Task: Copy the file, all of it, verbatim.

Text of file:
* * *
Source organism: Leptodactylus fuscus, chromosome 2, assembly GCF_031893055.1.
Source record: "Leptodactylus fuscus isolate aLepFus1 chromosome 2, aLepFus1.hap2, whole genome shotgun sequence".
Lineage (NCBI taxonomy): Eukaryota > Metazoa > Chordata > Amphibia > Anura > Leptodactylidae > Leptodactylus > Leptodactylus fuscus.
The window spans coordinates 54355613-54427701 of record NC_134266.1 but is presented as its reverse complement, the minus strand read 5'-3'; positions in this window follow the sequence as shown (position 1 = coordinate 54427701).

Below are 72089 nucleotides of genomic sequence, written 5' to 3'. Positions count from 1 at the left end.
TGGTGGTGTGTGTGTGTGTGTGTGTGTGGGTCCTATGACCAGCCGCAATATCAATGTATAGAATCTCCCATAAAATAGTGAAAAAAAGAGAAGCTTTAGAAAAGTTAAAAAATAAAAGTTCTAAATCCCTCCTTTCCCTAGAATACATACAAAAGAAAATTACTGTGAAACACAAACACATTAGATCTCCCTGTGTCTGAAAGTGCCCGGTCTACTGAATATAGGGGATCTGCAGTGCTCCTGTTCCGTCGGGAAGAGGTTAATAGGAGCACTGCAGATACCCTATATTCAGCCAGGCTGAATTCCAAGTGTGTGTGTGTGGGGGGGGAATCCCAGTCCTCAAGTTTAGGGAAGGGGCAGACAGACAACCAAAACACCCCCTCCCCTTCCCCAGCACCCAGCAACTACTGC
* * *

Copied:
Source organism: Leptodactylus fuscus, chromosome 2, assembly GCF_031893055.1.
Source record: "Leptodactylus fuscus isolate aLepFus1 chromosome 2, aLepFus1.hap2, whole genome shotgun sequence".
Lineage (NCBI taxonomy): Eukaryota > Metazoa > Chordata > Amphibia > Anura > Leptodactylidae > Leptodactylus > Leptodactylus fuscus.
The window spans coordinates 54355613-54427701 of record NC_134266.1 but is presented as its reverse complement, the minus strand read 5'-3'; positions in this window follow the sequence as shown (position 1 = coordinate 54427701).

Below are 72089 nucleotides of genomic sequence, written 5' to 3'. Positions count from 1 at the left end.
TGGTGGTGTGTGTGTGTGTGTGTGTGTGGGTCCTATGACCAGCCGCAATATCAATGTATAGAATCTCCCATAAAATAGTGAAAAAAAGAGAAGCTTTAGAAAAGTTAAAAAATAAAAGTTCTAAATCCCTCCTTTCCCTAGAATACATACAAAAGAAAATTACTGTGAAACACAAACACATTAGATCTCCCTGTGTCTGAAAGTGCCCGGTCTACTGAATATAGGGGATCTGCAGTGCTCCTGTTCCGTCGGGAAGAGGTTAATAGGAGCACTGCAGATACCCTATATTCAGCCAGGCTGAATTCCAAGTGTGTGTGTGTGGGGGGGGAATCCCAGTCCTCAAGTTTAGGGAAGGGGCAGACAGACAACCAAAACACCCCCTCCCCTTCCCCAGCACCCAGCAACTACTGC